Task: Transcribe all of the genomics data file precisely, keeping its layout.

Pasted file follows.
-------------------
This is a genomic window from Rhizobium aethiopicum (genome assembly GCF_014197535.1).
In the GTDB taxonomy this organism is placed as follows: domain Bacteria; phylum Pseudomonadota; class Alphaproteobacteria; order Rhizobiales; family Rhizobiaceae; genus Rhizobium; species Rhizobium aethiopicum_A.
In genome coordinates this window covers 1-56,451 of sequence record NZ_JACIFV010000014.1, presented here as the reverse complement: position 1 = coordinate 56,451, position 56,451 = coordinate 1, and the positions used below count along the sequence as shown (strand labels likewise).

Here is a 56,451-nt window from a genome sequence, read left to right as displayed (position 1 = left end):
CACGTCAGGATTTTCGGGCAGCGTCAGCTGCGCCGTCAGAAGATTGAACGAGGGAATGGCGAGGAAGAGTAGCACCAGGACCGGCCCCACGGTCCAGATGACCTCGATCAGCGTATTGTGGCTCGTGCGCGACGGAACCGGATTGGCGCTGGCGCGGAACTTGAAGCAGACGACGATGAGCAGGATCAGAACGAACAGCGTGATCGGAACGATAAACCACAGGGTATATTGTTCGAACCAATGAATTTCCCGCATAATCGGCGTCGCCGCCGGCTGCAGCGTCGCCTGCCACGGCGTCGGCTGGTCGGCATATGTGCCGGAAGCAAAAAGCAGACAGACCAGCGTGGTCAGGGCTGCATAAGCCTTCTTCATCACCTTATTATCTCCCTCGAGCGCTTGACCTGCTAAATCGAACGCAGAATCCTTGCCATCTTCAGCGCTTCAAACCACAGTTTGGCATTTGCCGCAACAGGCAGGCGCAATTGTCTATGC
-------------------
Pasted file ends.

This is a genomic window from Rhizobium aethiopicum (genome assembly GCF_014197535.1).
In the GTDB taxonomy this organism is placed as follows: domain Bacteria; phylum Pseudomonadota; class Alphaproteobacteria; order Rhizobiales; family Rhizobiaceae; genus Rhizobium; species Rhizobium aethiopicum_A.
In genome coordinates this window covers 1-56,451 of sequence record NZ_JACIFV010000014.1, presented here as the reverse complement: position 1 = coordinate 56,451, position 56,451 = coordinate 1, and the positions used below count along the sequence as shown (strand labels likewise).

Here is a 56,451-nt window from a genome sequence, read left to right as displayed (position 1 = left end):
CACGTCAGGATTTTCGGGCAGCGTCAGCTGCGCCGTCAGAAGATTGAACGAGGGAATGGCGAGGAAGAGTAGCACCAGGACCGGCCCCACGGTCCAGATGACCTCGATCAGCGTATTGTGGCTCGTGCGCGACGGAACCGGATTGGCGCTGGCGCGGAACTTGAAGCAGACGACGATGAGCAGGATCAGAACGAACAGCGTGATCGGAACGATAAACCACAGGGTATATTGTTCGAACCAATGAATTTCCCGCATAATCGGCGTCGCCGCCGGCTGCAGCGTCGCCTGCCACGGCGTCGGCTGGTCGGCATATGTGCCGGAAGCAAAAAGCAGACAGACCAGCGTGGTCAGGGCTGCATAAGCCTTCTTCATCACCTTATTATCTCCCTCGAGCGCTTGACCTGCTAAATCGAACGCAGAATCCTTGCCATCTTCAGCGCTTCAAACCACAGTTTGGCATTTGCCGCAACAGGCAGGCGCAATTGTCTATGC